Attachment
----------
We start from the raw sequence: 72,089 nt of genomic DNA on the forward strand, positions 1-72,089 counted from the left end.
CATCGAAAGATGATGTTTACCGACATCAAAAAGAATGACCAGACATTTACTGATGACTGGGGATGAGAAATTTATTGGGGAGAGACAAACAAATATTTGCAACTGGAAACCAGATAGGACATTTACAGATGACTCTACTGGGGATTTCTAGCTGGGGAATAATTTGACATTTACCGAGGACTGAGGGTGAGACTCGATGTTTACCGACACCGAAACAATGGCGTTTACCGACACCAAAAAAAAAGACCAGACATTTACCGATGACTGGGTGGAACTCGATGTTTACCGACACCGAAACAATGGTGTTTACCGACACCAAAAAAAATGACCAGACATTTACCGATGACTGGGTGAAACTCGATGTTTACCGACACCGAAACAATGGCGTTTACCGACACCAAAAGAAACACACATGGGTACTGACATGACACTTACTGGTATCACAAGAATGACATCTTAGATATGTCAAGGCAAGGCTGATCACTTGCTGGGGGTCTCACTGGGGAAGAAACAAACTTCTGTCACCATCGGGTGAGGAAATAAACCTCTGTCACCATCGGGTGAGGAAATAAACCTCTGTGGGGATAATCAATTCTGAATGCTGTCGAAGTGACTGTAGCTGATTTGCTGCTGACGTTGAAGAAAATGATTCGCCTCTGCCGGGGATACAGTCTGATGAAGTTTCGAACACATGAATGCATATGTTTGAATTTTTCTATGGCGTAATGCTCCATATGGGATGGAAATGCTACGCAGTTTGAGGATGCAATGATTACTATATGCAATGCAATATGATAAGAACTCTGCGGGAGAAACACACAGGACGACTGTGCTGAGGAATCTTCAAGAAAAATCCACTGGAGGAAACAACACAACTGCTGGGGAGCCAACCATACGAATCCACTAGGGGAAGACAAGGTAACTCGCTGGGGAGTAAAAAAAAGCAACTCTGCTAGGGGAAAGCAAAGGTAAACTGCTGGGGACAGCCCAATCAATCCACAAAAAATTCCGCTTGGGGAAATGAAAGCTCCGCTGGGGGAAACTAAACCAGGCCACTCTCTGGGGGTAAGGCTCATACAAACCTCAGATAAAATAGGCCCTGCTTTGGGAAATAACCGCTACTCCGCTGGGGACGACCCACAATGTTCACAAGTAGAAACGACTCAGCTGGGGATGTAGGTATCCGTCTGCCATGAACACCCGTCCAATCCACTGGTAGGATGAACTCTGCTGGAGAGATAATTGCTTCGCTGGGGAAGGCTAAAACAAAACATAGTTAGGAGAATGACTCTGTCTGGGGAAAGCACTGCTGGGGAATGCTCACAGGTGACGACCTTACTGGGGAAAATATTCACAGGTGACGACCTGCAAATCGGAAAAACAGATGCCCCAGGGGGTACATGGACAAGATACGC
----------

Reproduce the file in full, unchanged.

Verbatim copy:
We start from the raw sequence: 72,089 nt of genomic DNA on the forward strand, positions 1-72,089 counted from the left end.
CATCGAAAGATGATGTTTACCGACATCAAAAAGAATGACCAGACATTTACTGATGACTGGGGATGAGAAATTTATTGGGGAGAGACAAACAAATATTTGCAACTGGAAACCAGATAGGACATTTACAGATGACTCTACTGGGGATTTCTAGCTGGGGAATAATTTGACATTTACCGAGGACTGAGGGTGAGACTCGATGTTTACCGACACCGAAACAATGGCGTTTACCGACACCAAAAAAAAAGACCAGACATTTACCGATGACTGGGTGGAACTCGATGTTTACCGACACCGAAACAATGGTGTTTACCGACACCAAAAAAAATGACCAGACATTTACCGATGACTGGGTGAAACTCGATGTTTACCGACACCGAAACAATGGCGTTTACCGACACCAAAAGAAACACACATGGGTACTGACATGACACTTACTGGTATCACAAGAATGACATCTTAGATATGTCAAGGCAAGGCTGATCACTTGCTGGGGGTCTCACTGGGGAAGAAACAAACTTCTGTCACCATCGGGTGAGGAAATAAACCTCTGTCACCATCGGGTGAGGAAATAAACCTCTGTGGGGATAATCAATTCTGAATGCTGTCGAAGTGACTGTAGCTGATTTGCTGCTGACGTTGAAGAAAATGATTCGCCTCTGCCGGGGATACAGTCTGATGAAGTTTCGAACACATGAATGCATATGTTTGAATTTTTCTATGGCGTAATGCTCCATATGGGATGGAAATGCTACGCAGTTTGAGGATGCAATGATTACTATATGCAATGCAATATGATAAGAACTCTGCGGGAGAAACACACAGGACGACTGTGCTGAGGAATCTTCAAGAAAAATCCACTGGAGGAAACAACACAACTGCTGGGGAGCCAACCATACGAATCCACTAGGGGAAGACAAGGTAACTCGCTGGGGAGTAAAAAAAAGCAACTCTGCTAGGGGAAAGCAAAGGTAAACTGCTGGGGACAGCCCAATCAATCCACAAAAAATTCCGCTTGGGGAAATGAAAGCTCCGCTGGGGGAAACTAAACCAGGCCACTCTCTGGGGGTAAGGCTCATACAAACCTCAGATAAAATAGGCCCTGCTTTGGGAAATAACCGCTACTCCGCTGGGGACGACCCACAATGTTCACAAGTAGAAACGACTCAGCTGGGGATGTAGGTATCCGTCTGCCATGAACACCCGTCCAATCCACTGGTAGGATGAACTCTGCTGGAGAGATAATTGCTTCGCTGGGGAAGGCTAAAACAAAACATAGTTAGGAGAATGACTCTGTCTGGGGAAAGCACTGCTGGGGAATGCTCACAGGTGACGACCTTACTGGGGAAAATATTCACAGGTGACGACCTGCAAATCGGAAAAACAGATGCCCCAGGGGGTACATGGACAAGATACGC